I had the great good fortune in 1993 to photograph several areas of Costa Rica for the Costa Rican Tourist Board (ICT). Among my destinations was Corcovado National Park in the Osa Peninsula, one of the last untouched rain forests in Central America.
I first visited the country in 1978, and when I returned in the early 1990s I have to admit I was taken aback at the amount of forestlands that had been cut around Costa Rica during the intervening time. Despite the country’s reputation as a conservation-minded nation, about 80 per cent of the original forest cover is now gone, most of it sold to loggers, legal or not, between the early 70s and the 90s. Even at places like Monteverde National Park the logging trucks roared downhill as fast as they could navigate the hairpin turns, their beds replete with old-growth timber, I noticed on my second trip. No fighting institutionalized greed.
1) Costa Rican countryside: not much forest
But the Osa at that time remained virgin. Roads had yet to penetrate the region and the only access was by boat. A fellow photog and I journeyed by car to the quaint beach town of Dominical and from there we were picked up by an open 8-meter motor boat for the 30 or 40 mile trip south to the peninsula.
3) Estuary at Dominical
We skimmed along the open Pacific in this hazardously-provisioned craft for a couple of hours and encountered a full gale.
4) The boat: plenty of horsepower but not much cover
5) The storm approaches. Time to put the camera away; it’s a long swim to shore
With waves crashing over the topsides the captain and his mate produced a portable VHF and attempted to raise the lodge that owned the boat. The idea was to send a bigger boat to rescue us. A craft was dispatched from the lodge, but they were unable to find us in the thrashing ocean.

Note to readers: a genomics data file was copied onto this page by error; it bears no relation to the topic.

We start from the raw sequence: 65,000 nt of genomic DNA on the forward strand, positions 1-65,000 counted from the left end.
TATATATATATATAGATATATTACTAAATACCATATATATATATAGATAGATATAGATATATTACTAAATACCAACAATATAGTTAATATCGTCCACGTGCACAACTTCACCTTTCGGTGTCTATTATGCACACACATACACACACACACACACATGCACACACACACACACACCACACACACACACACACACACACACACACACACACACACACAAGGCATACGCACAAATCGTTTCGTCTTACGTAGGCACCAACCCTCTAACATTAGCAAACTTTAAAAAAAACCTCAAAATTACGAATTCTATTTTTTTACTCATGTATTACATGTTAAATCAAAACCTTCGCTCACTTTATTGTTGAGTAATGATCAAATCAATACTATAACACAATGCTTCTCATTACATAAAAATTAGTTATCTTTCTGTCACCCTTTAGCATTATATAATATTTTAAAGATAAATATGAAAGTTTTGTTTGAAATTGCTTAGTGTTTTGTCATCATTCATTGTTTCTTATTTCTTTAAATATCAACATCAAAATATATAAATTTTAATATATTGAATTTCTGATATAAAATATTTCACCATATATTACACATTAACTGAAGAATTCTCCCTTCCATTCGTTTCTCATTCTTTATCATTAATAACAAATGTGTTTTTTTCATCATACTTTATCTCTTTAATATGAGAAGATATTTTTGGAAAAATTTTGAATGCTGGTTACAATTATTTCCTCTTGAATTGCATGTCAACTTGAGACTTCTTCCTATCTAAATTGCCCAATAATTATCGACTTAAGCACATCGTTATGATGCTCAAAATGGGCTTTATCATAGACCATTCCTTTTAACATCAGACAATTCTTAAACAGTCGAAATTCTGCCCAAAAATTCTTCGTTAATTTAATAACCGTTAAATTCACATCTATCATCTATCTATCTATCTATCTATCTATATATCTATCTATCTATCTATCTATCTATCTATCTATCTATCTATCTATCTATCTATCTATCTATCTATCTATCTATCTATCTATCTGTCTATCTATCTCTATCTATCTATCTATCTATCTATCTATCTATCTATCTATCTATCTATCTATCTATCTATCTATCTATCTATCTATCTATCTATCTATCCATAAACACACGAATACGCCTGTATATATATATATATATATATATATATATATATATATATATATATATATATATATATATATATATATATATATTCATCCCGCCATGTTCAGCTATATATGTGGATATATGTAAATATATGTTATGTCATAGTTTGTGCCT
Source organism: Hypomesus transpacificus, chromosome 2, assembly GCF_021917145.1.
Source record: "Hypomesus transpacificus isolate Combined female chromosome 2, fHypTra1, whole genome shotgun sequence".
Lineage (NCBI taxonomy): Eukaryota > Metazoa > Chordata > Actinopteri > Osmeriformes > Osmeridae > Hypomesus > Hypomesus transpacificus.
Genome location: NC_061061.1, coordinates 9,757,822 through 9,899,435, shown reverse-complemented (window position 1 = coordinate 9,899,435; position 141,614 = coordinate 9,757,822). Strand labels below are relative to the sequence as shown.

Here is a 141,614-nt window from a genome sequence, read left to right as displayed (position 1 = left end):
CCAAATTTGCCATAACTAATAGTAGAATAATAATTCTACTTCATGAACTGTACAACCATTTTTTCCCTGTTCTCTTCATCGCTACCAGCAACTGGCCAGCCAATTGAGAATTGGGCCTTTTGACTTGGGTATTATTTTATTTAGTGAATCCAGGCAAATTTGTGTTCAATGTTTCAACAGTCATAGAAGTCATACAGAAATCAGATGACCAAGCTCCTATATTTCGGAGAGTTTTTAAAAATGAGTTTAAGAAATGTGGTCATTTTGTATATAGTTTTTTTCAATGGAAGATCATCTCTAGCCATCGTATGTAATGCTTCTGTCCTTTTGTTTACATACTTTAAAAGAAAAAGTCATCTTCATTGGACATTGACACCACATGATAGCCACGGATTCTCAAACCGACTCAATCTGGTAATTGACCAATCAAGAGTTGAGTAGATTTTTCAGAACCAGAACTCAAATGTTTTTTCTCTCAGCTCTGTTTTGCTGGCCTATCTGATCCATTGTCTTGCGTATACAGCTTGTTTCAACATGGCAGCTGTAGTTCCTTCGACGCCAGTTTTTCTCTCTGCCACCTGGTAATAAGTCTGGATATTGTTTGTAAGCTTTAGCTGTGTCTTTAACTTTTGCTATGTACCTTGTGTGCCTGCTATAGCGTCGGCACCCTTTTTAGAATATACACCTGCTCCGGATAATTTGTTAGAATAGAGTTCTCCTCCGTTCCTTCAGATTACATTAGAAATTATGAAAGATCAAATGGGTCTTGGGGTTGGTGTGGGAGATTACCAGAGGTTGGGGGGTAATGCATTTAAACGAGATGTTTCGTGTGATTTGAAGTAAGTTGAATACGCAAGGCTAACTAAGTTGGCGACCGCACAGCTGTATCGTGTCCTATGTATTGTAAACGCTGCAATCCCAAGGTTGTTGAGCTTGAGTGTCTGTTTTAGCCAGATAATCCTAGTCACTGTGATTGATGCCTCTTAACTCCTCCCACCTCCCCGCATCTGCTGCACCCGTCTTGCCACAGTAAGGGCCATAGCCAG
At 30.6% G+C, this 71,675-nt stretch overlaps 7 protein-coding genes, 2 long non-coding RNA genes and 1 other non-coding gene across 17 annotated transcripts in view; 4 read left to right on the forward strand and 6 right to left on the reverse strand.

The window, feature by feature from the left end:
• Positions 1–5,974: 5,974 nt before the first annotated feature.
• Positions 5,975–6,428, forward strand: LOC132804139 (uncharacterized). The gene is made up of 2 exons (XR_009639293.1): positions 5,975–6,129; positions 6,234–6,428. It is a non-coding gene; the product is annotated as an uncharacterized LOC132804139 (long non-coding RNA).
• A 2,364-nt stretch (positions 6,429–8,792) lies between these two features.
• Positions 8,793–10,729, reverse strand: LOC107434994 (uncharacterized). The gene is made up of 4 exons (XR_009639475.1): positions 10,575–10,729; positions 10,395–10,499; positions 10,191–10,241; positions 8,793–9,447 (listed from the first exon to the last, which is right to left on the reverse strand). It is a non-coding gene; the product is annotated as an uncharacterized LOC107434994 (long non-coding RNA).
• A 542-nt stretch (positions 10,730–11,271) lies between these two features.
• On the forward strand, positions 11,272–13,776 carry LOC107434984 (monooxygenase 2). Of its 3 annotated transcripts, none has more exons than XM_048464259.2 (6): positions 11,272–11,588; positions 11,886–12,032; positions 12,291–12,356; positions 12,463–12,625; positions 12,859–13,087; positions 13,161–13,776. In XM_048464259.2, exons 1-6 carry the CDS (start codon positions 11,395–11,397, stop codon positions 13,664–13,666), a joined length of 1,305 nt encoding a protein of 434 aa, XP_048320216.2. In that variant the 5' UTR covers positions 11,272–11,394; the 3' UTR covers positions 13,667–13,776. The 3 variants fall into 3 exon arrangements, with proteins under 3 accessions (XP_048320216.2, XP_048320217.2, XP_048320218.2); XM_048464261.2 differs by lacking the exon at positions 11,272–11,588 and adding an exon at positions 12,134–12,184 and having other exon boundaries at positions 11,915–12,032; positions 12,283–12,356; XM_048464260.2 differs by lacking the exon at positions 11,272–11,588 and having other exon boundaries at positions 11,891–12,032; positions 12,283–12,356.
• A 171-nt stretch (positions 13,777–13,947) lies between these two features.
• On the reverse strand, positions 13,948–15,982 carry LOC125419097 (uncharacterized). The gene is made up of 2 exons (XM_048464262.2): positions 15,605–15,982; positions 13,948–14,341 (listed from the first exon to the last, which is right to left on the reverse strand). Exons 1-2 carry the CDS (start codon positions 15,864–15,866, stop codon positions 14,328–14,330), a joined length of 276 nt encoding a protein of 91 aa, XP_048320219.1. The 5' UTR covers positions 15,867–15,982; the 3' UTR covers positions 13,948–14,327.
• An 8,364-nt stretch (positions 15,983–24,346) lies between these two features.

But eventually we made landfall on our own, drenched and clenched. The only casualty was my passport. In those days the picture on the front page was a black and white print, unlaminated or otherwise protected from the elements. The soaking from the seawater erased the image completely, leaving my passport otherwise intact but lacking an identifiable photograph.
We stayed at a lodge called Marenco, now out of business. The place was isolated with bungalows perched on a bluff overlooking the wild Pacific waves. I’m not sure how expensive the accommodations were since we were comped.
7) The edge of the world: beach at Corcovado
Just offshore lay Isla del Caño, another treat that I have described elsewhere. But the jungle here large enough. We even splashed upstream in rivers, often easier than walking in the bush.
I spent many days exploring Corcovado both alone and with the lodge’s guides. Nothing like primeval forest to focus one’s concentration.
8) The forest
9) Wading upstream through Corcovado
The rain forest contains a riot of plant and animal life. In the daytime the critters lay low, but with every step forward a surprise awaits. The heat draws away from the body as the fecund smells of jungle life and decay hold the senses hostage.
11) Leaf-cutter ants and nest
With lingering sadness we eventually were forced to depart.
12) Headed for civilization
13) The return trip to Dominical on a bigger boat – looking at something with fellow passengers, I don’t remember what – Photo by Bob Marshall
POST SCRIPT: When I flew back to Miami at the end of the trip, Customs and Immigration wasn’t too happy about my ruined passport pic, but I shrugged and said, “Hey, not my fault I was caught in a storm,” and they let me in the country without comment. Later, however, I was accused of mutilating the precious document and only my vigorous protests put an end to threats of prosecution from the Feds for the heinous “crime.”
13) A last Osa sunset